Searching over 5,500,000 cases.

Buy This Entire Record For $7.95

Official citation and/or docket number and footnotes (if any) for this case available with purchase.

Learn more about what you receive with purchase of this case.



: July 13, 1954.



Donald W. Ebbert, Charles C. Hewitt, W. Gordon Rauck, Thorp, Reed & Armstrong, Pittsburgh, for appellant.

William L. Hammond, Sp. Deputy Atty. Gen., Harrisburg, Frank F. Truscott, Atty. Gen., for appellee.

M. H. Goldstein, Philadelphia, for intervenors.

Rhodes, P. J., and Hirt, Reno, Ross, Gunther, and Wright, JJ.

Author: Ross

[ 176 Pa. Super. Page 11]

ROSS, Judge.

In this unemployment compensation case, the compensation authorities awarded benefits to claimants, John Thomas Leto and Mary Liebrum, employes of the P. McGraw Wool Company. The employer took separate appeals which were consolidated for argument before this Court and will be treated in one opinion. Counsel for the respective parties have stipulated that the instant appeal will determine that status of all claims filed by similarly situated employes of the appellant.

The following is a summary of the findings of fact made by the referee and affirmed by the Board: On March 15, 1951, the employer entered into a collective bargaining contract with claimants' unions, Locals No. 34 and No. 774 of the Textile Workers of America, C.I.O. This agreement was for the period March 15, 1951 to March 15, 1952, with provision therein that it would remain in effect for successive one-year terms thereafter until either party thereto gave the other 60 days' notice of an intention to terminate.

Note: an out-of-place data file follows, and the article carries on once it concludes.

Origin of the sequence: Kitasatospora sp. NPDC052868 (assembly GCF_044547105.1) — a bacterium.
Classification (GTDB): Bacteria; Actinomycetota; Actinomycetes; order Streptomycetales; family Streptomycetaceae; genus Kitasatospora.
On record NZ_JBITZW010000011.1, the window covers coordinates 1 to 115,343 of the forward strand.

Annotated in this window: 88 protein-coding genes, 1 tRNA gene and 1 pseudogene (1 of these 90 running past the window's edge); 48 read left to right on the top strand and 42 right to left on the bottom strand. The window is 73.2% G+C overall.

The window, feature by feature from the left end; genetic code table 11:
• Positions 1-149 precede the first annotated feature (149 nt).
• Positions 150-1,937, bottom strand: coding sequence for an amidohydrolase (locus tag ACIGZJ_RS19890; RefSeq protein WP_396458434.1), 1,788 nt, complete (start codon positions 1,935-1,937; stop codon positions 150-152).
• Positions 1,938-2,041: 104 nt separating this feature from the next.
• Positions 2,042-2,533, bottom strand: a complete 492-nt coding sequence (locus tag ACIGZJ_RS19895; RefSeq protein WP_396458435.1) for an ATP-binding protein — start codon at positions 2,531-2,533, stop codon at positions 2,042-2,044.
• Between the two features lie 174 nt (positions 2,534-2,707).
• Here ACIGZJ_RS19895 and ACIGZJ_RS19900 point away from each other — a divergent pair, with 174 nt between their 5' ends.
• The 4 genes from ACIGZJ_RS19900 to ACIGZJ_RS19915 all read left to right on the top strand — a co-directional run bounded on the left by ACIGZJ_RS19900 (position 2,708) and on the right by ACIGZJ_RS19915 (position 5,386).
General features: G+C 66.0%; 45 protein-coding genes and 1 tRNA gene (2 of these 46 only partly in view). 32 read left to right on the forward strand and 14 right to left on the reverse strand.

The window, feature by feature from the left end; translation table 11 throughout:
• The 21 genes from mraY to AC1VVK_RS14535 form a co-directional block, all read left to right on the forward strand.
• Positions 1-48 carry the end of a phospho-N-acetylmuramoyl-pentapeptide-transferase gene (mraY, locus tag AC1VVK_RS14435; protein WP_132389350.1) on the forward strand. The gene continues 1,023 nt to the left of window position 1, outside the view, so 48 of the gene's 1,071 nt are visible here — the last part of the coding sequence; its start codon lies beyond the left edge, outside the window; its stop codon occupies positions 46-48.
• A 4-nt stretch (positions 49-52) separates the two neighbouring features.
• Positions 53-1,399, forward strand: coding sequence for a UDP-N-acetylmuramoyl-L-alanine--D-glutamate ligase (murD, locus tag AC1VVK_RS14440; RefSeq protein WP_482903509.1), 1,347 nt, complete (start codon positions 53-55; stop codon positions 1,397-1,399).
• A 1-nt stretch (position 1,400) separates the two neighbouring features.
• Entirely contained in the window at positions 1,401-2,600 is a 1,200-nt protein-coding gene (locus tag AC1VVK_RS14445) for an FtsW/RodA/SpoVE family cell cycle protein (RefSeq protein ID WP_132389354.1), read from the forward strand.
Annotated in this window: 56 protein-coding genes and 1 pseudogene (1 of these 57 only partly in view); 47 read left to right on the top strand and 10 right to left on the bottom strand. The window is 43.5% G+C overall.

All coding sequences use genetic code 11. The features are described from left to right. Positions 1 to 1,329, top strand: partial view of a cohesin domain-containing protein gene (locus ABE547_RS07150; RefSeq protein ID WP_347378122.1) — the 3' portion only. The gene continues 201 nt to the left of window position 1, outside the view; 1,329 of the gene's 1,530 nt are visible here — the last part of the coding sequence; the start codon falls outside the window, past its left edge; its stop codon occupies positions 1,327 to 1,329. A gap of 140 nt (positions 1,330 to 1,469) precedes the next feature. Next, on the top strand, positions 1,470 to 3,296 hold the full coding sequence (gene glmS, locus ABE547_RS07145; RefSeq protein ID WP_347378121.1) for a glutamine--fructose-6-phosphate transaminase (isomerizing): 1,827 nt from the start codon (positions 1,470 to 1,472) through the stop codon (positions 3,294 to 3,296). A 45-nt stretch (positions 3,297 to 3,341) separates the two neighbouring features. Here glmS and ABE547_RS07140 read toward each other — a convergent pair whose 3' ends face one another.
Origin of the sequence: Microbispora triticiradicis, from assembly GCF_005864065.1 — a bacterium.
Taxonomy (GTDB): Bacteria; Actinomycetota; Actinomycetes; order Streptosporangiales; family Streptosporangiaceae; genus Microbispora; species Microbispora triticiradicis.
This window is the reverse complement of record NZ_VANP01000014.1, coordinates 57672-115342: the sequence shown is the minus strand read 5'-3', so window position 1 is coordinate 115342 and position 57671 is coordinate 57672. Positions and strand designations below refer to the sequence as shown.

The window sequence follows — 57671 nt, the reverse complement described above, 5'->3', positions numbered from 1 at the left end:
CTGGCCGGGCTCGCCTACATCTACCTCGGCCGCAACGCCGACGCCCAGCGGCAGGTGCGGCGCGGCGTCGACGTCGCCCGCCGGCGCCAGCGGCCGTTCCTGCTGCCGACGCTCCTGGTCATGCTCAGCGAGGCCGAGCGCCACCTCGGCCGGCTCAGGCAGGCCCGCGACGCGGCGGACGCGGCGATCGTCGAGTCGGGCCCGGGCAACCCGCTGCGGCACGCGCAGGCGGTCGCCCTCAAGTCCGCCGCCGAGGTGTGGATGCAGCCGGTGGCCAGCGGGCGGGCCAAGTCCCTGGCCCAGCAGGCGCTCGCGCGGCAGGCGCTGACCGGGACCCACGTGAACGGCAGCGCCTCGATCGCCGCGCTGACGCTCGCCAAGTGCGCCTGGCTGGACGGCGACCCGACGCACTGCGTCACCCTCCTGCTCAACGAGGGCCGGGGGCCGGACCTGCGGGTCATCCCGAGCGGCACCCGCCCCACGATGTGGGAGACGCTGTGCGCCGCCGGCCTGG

On January 10, 1952, the employer gave the unions written notice of its decision to terminate the agreement on March 15, 1952. Thereafter the employer and claimants' union representatives met in an attempt to negotiate a new contract. The employer, because of poor business conditions in the textile industry, proposed that its employes accept a wage reduction amounting to 12 1/2 cents an hour and at the same time agree to increased work loads. The union representatives took the employer's proposal to their membership and it was rejected on February 29, 1952.

One day before the expiration of the contract, the employer and the union representatives met again, this time at the office of a federal mediator. At this meeting the company adhered to its original proposal of

[ 176 Pa. Super. Page 12]

    a wage cut, but did moderate its position to the extent that increased work loads need not be instituted until the matter had been worked out with the unions. The union representatives would not agree to a wage reduction. They did, however, offer to continue working on the basis of the existing agreement for a year, a month or even 15 days, to allow additional time for negotiation. The employer refused this offer and informed the unions that work would be available on the first work day following the expiration of the contract at the reduced wage rates proposed by it.

The employes voted not to return to work on the employer's conditions and set up picket lines at the plant on Monday, March 17. The work stoppage continued until April 16, 1952, when negotiations resulted in an extension agreement whereby the employes returned to work at the original wage rates and agreed to a trial period for the modified work assignments proposed by the employer.

The appellant-employer takes the position that its employes are precluded from receiving benefit by section 402(d) of the Unemployment Compensation Law as amended, 43 P.S. § 802(d), which provides in part: 'An employe shall be ineligible for compensation for any week -- * * * * (d) In which his unemployment is due to a stoppage of work, which exists because of a labor dispute (other than a lock-out) at the factory, establishment or other premises at which he is or was last employed * * *.' The Board held that the instant labor dispute was a lock-out and hence not disqualifying under section 402 (d).

We have upon a number of occasions dealt with the general problem presented by the instant appeal. In Hogan Unemployment Compensation Case, 169 Pa. Super. 554, 83 A.2d 386, a collective bargaining

[ 176 Pa. Super. Page 13]